While I began writing The Capitalist Mode of Destruction before the current pandemic, I could not but be struck by all the different ways this pandemic encapsulated many of the book’s arguments and themes. As its title suggests, the book analyses how, over the course of its development, capitalism becomes an increasingly destructive force, whose benefits over time come to be eclipsed by the growing threats it generates for humanity and the planet. In dissecting capitalism’s ‘cost-benefit contradiction,’ the book places special emphasis on the destructive consequences of such familiar aspects of contemporary capitalist societies as economic austerity, ecological crisis and the hollowing out of political democracy.
Each of these destructive phenomena has fuelled the current pandemic. While mainstream accounts, especially the ones propagated in the financial press, portray the pandemic as an exogenous shock to the capitalist economic system, more critical treatments have shown the links between the accelerating emergence of new diseases (including HIV, Ebola, Covid-19, and dozens of others less notorious ones) and ecological degradation. As capitalist profit-seeking leads mining, logging and agribusiness corporations to push deeper into formerly untouched habitats where animals harbour viruses potentially harmful to humans, the likelihood of animal to human transmission increases dramatically. Meanwhile, the economic networks of neoliberal globalisation also increase the likelihood that localised outbreaks will turn into global pandemics, while the conditions under which livestock is raised for the global market are as conducive to increasing the virulence of any pathogens present in the industrially raised livestock as they are to maximising profit.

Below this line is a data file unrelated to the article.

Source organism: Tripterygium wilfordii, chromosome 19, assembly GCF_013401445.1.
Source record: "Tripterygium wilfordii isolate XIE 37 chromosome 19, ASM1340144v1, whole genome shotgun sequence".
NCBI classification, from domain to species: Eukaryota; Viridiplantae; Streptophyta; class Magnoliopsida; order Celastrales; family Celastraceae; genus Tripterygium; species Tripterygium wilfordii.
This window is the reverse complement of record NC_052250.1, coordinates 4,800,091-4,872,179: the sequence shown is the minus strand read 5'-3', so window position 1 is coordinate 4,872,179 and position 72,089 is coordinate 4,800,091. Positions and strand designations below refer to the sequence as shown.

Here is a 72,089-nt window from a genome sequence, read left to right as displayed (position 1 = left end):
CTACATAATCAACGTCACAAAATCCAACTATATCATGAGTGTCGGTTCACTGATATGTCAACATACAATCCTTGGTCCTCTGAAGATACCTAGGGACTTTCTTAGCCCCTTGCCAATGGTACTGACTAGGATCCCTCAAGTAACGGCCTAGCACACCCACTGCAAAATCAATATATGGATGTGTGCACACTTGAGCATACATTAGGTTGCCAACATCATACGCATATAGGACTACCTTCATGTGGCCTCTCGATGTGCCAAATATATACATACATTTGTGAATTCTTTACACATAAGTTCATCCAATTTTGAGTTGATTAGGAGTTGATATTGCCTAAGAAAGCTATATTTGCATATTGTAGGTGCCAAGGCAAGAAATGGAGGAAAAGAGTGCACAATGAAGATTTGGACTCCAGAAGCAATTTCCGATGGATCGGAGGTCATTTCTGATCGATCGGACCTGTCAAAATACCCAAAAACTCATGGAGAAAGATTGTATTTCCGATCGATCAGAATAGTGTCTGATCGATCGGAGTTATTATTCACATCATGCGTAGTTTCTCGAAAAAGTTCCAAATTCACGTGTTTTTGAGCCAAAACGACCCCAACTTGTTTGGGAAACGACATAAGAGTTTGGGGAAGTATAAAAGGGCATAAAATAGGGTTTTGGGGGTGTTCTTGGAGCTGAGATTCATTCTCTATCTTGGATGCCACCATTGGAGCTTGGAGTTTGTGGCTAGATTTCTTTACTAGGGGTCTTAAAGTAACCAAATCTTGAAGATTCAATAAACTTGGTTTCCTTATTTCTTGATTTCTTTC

Under these conditions pandemics are neither ‘accidents’ nor ‘exogenous shocks’ to the capitalist system. They are its predictable products. In fact, experts have been warning about the advent of lethal pandemics, such as the current one, for years. And yet once the inevitable occurred little more than a year ago, even the richest and most technologically advanced parts of the capitalist world were caught off guard, with the disastrous results that we are experiencing up to this day.